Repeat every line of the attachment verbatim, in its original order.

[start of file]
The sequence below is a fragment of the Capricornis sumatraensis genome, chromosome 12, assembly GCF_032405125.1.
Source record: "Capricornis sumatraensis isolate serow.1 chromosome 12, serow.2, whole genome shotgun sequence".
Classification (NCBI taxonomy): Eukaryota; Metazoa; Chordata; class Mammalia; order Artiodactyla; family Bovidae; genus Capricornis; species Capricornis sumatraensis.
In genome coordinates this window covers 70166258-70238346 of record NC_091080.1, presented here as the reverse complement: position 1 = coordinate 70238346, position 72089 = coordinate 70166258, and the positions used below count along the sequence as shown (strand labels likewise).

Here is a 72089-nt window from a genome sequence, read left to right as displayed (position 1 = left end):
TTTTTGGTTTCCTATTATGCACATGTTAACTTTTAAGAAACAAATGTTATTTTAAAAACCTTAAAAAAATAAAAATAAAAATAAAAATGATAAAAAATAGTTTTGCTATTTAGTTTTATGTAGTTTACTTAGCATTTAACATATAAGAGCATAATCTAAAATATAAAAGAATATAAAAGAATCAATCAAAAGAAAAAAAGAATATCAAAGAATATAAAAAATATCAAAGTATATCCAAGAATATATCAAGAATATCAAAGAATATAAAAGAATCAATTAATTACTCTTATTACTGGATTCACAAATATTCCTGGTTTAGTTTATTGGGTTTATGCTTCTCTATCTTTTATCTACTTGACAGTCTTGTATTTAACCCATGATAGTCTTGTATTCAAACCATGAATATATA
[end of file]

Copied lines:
The sequence below is a fragment of the Capricornis sumatraensis genome, chromosome 12, assembly GCF_032405125.1.
Source record: "Capricornis sumatraensis isolate serow.1 chromosome 12, serow.2, whole genome shotgun sequence".
Classification (NCBI taxonomy): Eukaryota; Metazoa; Chordata; class Mammalia; order Artiodactyla; family Bovidae; genus Capricornis; species Capricornis sumatraensis.
In genome coordinates this window covers 70166258-70238346 of record NC_091080.1, presented here as the reverse complement: position 1 = coordinate 70238346, position 72089 = coordinate 70166258, and the positions used below count along the sequence as shown (strand labels likewise).

Here is a 72089-nt window from a genome sequence, read left to right as displayed (position 1 = left end):
TTTTTGGTTTCCTATTATGCACATGTTAACTTTTAAGAAACAAATGTTATTTTAAAAACCTTAAAAAAATAAAAATAAAAATAAAAATGATAAAAAATAGTTTTGCTATTTAGTTTTATGTAGTTTACTTAGCATTTAACATATAAGAGCATAATCTAAAATATAAAAGAATATAAAAGAATCAATCAAAAGAAAAAAAGAATATCAAAGAATATAAAAAATATCAAAGTATATCCAAGAATATATCAAGAATATCAAAGAATATAAAAGAATCAATTAATTACTCTTATTACTGGATTCACAAATATTCCTGGTTTAGTTTATTGGGTTTATGCTTCTCTATCTTTTATCTACTTGACAGTCTTGTATTTAACCCATGATAGTCTTGTATTCAAACCATGAATATATA